October 2017 Newsletter

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Forest Health Task Force 2018
How can we play a more meaningful role?

The Forest Health Task Force meets next Wednesday, October 18, Noon - 1:30 p.m
County Commons, Mount Royal Room

Boreas Pass forest monitoring is proceeding more quickly than expected and will be done early-summer 2018. All 51 Barton forest monitoring plots have already been completed. What’s next?

The focus of this month’s meeting will be smart ways to expand the scope of our programs, while increasing our relevance and value.  We aim to build on our past success. For that purpose we will discuss how we as a group can:
  • Increase local citizen input into forest management decision making        
  • Further advance citizen science locally through forest monitoring and research
  • Make monitoring easier for more volunteers
  • Begin work on a forest restoration project
  • Educate on natural resource sustainability in Summit County
  • Promote greater wildfire awareness
We expect all attendees and stakeholder entities to share their views. We are also inviting attendees to share their ideas for 2018 meeting topics.

See you next Wednesday at Noon. Lunch will be served.

REMINDER! Future FHTF Meetings, 12-1:30:

Wed, November 15, County Commons, Mt. Royal Room
Wed, December 13, County Commons, Mt. Royal Room

Changing Climate

...and our
Bristlecone Forests

Ancient bristlecone pine forests are being overwhelmed by climate change
(LATimes.com, October 2017)

For thousands of years, wind-whipped, twisted bristlecone pines have been clinging to existence on the arid, stony crests of eastern California’s White Mountains, in conditions inhospitable to most other life.

Their growth rings provide a year-by-year account of the struggle to survive: It’s a tortuous cycle of dying off almost entirely, leaving only a few strips of bark that then continue to grow diagonally skyward or sideways along the ground.

But the world’s oldest trees may never ... Read More

budget challenge

... and federal spending

U.S. FOREST SERVICE: Fighting fires taking money from other priorities (EastCoastMagazine.org October 2017)

The U.S. Forest Service, in a series of messages sent on its Twitter account, warns that the growing cost of wildfires is taking money from other programs –including those that reduce fire threats.

This year, the USFS expects to transfer $500 to $600 million from other accounts to fund firefighting. That means... READ ARTICLE
Wildfire Preparation

Out of control

Why can't California control the wildfires? (BBC News, October 2017)

Wildfires are a common occurrence in California towards the tail end of the state's long, hot, dry summers, but this year a combination of extremely high temperatures, strong winds, a long drought, and population growth have produced lethal, fast-moving blazes....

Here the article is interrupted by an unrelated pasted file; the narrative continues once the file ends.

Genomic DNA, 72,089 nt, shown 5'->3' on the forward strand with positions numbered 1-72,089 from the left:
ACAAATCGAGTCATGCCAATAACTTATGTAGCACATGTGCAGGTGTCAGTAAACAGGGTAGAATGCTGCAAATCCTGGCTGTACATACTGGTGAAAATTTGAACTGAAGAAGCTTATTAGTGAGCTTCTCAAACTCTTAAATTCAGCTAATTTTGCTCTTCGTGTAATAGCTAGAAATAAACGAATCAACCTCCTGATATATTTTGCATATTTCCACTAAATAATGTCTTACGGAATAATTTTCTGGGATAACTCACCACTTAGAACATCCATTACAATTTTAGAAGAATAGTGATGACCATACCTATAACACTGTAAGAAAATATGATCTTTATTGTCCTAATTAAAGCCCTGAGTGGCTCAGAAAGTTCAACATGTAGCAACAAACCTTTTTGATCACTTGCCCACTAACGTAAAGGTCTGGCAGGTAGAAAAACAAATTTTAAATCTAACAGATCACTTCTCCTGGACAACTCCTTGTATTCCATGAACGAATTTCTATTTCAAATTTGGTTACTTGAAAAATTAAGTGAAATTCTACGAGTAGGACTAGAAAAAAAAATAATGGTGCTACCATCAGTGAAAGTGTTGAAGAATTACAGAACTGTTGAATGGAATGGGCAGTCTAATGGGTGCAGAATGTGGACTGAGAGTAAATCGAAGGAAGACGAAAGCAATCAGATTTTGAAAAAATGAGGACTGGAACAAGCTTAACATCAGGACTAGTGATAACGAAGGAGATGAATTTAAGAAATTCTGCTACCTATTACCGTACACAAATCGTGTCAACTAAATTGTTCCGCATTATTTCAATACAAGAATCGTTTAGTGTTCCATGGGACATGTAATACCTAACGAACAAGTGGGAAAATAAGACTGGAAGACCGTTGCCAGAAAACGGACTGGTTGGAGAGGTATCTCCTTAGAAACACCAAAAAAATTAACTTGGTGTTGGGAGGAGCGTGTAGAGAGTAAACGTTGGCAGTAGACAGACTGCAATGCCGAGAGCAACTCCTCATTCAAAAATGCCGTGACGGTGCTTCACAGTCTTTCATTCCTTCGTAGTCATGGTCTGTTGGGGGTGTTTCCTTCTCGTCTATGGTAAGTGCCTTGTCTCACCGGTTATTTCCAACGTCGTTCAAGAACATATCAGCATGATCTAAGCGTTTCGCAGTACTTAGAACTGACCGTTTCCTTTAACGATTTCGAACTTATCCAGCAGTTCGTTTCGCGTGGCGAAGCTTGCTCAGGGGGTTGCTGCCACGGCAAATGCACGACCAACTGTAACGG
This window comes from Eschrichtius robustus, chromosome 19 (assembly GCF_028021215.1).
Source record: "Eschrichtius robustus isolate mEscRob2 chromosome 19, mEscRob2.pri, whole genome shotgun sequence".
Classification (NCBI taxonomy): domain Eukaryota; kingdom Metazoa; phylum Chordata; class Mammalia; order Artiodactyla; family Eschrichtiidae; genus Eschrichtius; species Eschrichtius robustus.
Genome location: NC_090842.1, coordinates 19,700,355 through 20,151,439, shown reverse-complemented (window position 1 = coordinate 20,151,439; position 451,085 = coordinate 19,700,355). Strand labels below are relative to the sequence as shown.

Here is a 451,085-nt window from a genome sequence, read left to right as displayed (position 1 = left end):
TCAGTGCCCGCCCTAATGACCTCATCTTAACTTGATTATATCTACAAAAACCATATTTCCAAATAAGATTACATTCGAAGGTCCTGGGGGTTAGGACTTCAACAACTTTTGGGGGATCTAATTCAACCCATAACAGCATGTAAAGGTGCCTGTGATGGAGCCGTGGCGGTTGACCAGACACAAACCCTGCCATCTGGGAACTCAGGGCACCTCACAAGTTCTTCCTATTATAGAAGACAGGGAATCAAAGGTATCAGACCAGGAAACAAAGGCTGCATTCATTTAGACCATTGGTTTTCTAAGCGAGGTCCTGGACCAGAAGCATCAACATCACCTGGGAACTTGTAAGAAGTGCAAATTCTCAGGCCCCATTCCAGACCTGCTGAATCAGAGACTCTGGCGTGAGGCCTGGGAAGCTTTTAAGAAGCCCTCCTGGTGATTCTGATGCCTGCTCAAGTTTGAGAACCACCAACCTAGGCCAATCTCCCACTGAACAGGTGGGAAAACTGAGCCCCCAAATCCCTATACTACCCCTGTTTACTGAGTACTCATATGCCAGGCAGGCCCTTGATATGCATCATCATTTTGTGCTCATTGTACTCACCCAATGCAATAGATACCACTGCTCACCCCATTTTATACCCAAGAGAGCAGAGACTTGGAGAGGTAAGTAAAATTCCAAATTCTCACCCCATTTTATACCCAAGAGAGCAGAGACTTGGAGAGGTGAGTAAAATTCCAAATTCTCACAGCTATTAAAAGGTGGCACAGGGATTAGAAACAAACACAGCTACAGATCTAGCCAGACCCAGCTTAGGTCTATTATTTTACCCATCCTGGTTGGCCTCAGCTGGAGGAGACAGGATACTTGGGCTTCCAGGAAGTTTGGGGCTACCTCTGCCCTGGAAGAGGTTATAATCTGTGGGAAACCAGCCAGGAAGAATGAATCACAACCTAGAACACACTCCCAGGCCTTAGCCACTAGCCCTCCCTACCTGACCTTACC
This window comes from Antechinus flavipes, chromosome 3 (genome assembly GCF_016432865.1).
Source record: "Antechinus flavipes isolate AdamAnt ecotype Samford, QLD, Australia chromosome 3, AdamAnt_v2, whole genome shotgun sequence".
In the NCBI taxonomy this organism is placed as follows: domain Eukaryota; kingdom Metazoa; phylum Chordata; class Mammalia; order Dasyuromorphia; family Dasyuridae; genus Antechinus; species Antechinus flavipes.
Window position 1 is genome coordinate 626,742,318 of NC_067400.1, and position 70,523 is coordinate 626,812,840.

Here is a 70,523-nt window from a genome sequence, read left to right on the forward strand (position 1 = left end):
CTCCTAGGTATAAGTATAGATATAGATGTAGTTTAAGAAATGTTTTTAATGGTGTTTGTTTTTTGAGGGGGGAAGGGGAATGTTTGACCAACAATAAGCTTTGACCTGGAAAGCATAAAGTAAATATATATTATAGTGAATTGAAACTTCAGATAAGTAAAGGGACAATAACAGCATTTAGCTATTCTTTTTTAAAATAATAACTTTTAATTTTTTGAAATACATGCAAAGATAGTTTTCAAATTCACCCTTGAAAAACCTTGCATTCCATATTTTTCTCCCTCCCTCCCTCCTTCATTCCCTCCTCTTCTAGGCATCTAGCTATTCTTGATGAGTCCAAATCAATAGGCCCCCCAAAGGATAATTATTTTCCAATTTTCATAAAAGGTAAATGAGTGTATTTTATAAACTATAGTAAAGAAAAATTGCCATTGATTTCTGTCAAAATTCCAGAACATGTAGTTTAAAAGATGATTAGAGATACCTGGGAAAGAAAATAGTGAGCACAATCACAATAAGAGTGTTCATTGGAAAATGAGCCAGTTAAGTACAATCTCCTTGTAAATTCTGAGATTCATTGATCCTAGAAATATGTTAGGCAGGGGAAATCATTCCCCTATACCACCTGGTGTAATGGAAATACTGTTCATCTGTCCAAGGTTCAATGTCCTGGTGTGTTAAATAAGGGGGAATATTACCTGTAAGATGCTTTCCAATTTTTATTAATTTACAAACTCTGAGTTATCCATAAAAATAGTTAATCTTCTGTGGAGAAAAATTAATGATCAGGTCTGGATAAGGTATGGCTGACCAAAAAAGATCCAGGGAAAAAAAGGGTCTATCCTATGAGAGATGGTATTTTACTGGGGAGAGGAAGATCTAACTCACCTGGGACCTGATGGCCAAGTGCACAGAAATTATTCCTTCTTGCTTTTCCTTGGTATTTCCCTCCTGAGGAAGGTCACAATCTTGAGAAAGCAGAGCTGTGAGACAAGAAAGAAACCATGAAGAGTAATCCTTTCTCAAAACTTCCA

...Even in the world's most developed country, there is no high-tech solution to a wildfire of this size. Firefighters rely on relatively old-fashioned tactics to starve the massive conflagrations.... READ FULL ARTICLE
Forest Management
Burn severity by Protection Class

Committee mulls forest management  (Idaho Mtn Express, October 2017)

A congressional subcommittee hearing last week was a microcosm of a nationwide debate over whether more logging and other forms of forest management would reduce wildfires in the West.
Held Sept. 28 before the Oversight and Investigations Subcommittee of the House Committee on Natural Resources, the hearing was titled “Exploring Solutions to Reduce Risks of Catastrophic Wildfire and Improve Resiliency of National Forests.”
“The topic we’re discussing... READ
Planned Burns
(Uncontrolled) Wildfires

Fall burns planned to reduce hazardous fuels and improve forest health
(SiskiyouDaily.com, October 2017)

Warming Soils

and forests

Warm dirt may be fueling warming globe

Long before most people ever heard of climate change, scientists divided a patch of Harvard University-owned forest in central Massachusetts into 18 identical 6-meter by 6-meter squares. A canopy of red maple and black oak trees hangs there, looming above the same stony soil tilled by colonial farmers. Rich in organic material, it was exactly what the researchers were looking for....

Extrapolating from their forest study, the researchers estimate that over this century the warming induced from global soil loss, at the rate they monitored, will be “equivalent to the past two decades of carbon emissions from fossil fuel burning and is comparable in magnitude to... Read article
Events & Info


NEXT FHTF Monthly Meeting
Wednesday, October 18, Noon-1:30
Mt. Royal Room, County Commons
Frisco (37 Peak One Dr.)

Colorado Water Congress - Summer Conference
January 24-26
Hyatt Regency, Denver Tech Center
Denver, CO
More Info

Funding Available for Projects Addressing Forest Health, Wildfire Risk
Applications Due November 27, 2017

Southern Rockies Fire Science Network
Bridging the Divide: New 4-Part Video Series
About Southern Colorado's 2013 West Fork Fire Complex

FDRD: Volunteer Opportunities
Join FDRD for on-going volunteer activities

Colorado State Forest Service Volunteer Opportunities
View opportunities here

Introduce the world to 350 (HERE/NOW)

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